The crimes of Hitler, Stalin, Mao, Pol Pot and all of them were based on an allegiance to and a demand of worship to a supernatural power above ordinary persons, and that makes their actions religious action, not atheistic action. These are all actions based on allegiance to a higher power and therefore to a religion, not to actions based on the absence of a religion.
Let's not forget North Korea, the official head of state is a ghost, the late father of the current head of the Communist Party (and de-facto head of the country) . If swearing loyalty to a dead person isn't a religion I do not know what else qualifies.
Which brings me to what I believe is another error that both D'Sousa on the theist side and the people on the atheist side both are making. This is one that, because both sides are making it, is a subtle and innocent error. They are both claiming that religions (and Dinesh speaks of atheism) need to accept responsibility for the crimes committed in their name. Which would be true if we were holding religions and atheism to the standard of Original Sin, a Christian concept. I am not responsible for the crimes committed by those who colonized the west and murdered the American Indians, or slaughtered them in the Trail of Tears. Germans born after World War II are not personally responsible for the Holocaust. Japanese born after World War II are not responsible for the Rape of Nanking.
I am not responsible for the bombing of Iraq (I have no control over the government) or the nuclear bombing of Hiroshima and Nagasaki (I did not exist at the time). It may be arguable that I may have to accept responsibility in the sense of being a citizen of the country that did this and where I personally have not repudiated the actions of the government that has done these things. But I am not personally responsible for the actions of my country.
The general Muslim community are not individually responsible for the actions of September 11, 2001. Nor is the Kingdom of Saudi Arabia. Nor was the Government of Iraq. The only way you can assign responsibility is either that they acted under the authority or with the support of these organizations, or you use some form of the Christian concept of Original Sin in which one person's crimes can be assigned to their relatives, descendants, or neighbors.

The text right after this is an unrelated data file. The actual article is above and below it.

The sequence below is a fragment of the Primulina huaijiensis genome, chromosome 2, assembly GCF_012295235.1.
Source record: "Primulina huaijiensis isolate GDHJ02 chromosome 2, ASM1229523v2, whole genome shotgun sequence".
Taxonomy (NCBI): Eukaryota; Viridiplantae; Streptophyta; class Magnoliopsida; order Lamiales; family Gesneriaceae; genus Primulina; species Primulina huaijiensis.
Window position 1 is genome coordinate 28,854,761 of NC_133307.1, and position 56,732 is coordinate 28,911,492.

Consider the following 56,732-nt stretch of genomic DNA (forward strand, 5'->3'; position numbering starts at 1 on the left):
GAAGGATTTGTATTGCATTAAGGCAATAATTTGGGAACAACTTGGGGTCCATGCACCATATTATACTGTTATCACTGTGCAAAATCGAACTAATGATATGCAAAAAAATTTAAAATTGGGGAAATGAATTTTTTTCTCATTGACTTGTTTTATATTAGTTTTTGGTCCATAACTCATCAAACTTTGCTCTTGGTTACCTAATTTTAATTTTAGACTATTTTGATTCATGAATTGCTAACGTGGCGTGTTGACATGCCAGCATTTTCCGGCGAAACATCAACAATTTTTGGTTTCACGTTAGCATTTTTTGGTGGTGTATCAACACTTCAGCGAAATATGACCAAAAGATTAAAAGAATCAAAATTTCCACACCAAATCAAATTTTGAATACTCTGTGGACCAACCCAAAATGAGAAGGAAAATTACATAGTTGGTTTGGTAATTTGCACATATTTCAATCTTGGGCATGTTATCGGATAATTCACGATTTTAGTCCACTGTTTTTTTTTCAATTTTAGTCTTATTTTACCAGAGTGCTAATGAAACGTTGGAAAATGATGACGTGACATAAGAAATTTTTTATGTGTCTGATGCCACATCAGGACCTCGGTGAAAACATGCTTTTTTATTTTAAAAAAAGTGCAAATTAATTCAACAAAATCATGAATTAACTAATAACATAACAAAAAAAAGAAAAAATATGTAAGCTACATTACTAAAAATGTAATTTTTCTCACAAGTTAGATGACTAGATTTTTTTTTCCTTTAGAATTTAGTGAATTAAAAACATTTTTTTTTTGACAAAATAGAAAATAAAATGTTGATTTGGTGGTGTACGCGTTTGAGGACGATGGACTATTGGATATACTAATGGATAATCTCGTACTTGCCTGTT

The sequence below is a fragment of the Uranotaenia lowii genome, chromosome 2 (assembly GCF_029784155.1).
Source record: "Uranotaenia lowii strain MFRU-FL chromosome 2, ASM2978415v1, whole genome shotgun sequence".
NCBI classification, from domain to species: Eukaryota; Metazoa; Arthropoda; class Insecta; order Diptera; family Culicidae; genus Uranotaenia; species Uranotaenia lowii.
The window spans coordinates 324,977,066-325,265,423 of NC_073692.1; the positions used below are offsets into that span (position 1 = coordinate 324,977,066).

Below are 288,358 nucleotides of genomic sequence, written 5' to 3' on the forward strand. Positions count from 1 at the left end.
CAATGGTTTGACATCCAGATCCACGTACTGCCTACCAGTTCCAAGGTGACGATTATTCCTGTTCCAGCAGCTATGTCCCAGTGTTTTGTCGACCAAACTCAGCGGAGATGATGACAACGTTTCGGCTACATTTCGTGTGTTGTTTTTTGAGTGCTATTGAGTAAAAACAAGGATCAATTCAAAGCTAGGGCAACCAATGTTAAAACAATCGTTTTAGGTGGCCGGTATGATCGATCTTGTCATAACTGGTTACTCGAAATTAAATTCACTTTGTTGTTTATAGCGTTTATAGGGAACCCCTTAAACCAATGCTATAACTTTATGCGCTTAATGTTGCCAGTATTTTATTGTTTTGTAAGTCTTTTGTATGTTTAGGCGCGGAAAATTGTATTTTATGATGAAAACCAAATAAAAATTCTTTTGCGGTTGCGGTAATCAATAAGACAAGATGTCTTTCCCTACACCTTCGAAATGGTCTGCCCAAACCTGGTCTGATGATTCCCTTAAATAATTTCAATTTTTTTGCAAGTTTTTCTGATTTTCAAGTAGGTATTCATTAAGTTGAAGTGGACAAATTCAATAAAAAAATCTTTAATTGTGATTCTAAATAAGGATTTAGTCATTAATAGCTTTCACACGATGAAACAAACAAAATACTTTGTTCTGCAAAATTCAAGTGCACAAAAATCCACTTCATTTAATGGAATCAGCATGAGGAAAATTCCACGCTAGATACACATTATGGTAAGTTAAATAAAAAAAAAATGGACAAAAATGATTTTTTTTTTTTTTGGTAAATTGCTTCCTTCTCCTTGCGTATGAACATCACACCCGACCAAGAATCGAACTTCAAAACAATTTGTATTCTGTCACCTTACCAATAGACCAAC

The Government of Libya as an organization, as well as the men who planted the bombs and Mr. Gaddafi are personally responsible for the bombing causing the airplane crash in Lockerbie, Scotland; the general population of Libya is not.
It may be reasonable to argue the Catholic Church as an organization is responsible for the actions committed on behalf of its management (the Inquisition, Torquemada, Galileo's house arrest, etc.); it is definitely unreasonable to claim Catholics in general are responsible for actions that occurred before they were born. It may be arguable that people who remain as part of an organization that acts in ways they disagree with are equally culpable for those acts if they fail to repudiate them, but I think that's still a stretch.
By claiming to assign blame to a group for actions of individuals is, in effect, allowing to use the Christian concept of Original Sin to corrupt one's thinking. Especially if we are assigning to people who were not alive at that time, or had no connection to or control over the events, guilt or blame for these actions. And I believe that it is not a good idea.
Another one is he points to the religious communities championing the causes of equality of people and specifically to the abolition of slavery as Christian values. It should be pointed out that to the extent these values came from Christian communities, they came in direct contravention to the word of God which condoned and supported slavery. Thus if these were values from Christian communities, they were in spite of Christianity, not in compliance to it. (And I'm sure people here are better at scripture than I am and will know the specific sections where the bible explicitly condones, supports and champions the operation of slavery.)
There are possibly other issues I may think of later on, but I do believe that these are a good place to start.
Because D'Sousa is such a great debater, he is the one that your side has to beat because, it's like living in New York; if you can make it there, you can make it anywhere. If you can take him down and defeat his arguments, he's the best there is on arguing their side and anyone else will be child's play by comparison.
Paul Robinson - http://paul-robinson.us (My Blog)
General Manager, Viridian Development Corporation
 From the preface: An editorial "An Overdue Memorial" in the June 23, 2007 Wall Street Journal says that "The middle estimate of Stalin's victims is 40 million."
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Submitted by Paul Robinson on December 19, 2007 - 4:13pm. login or register to post comments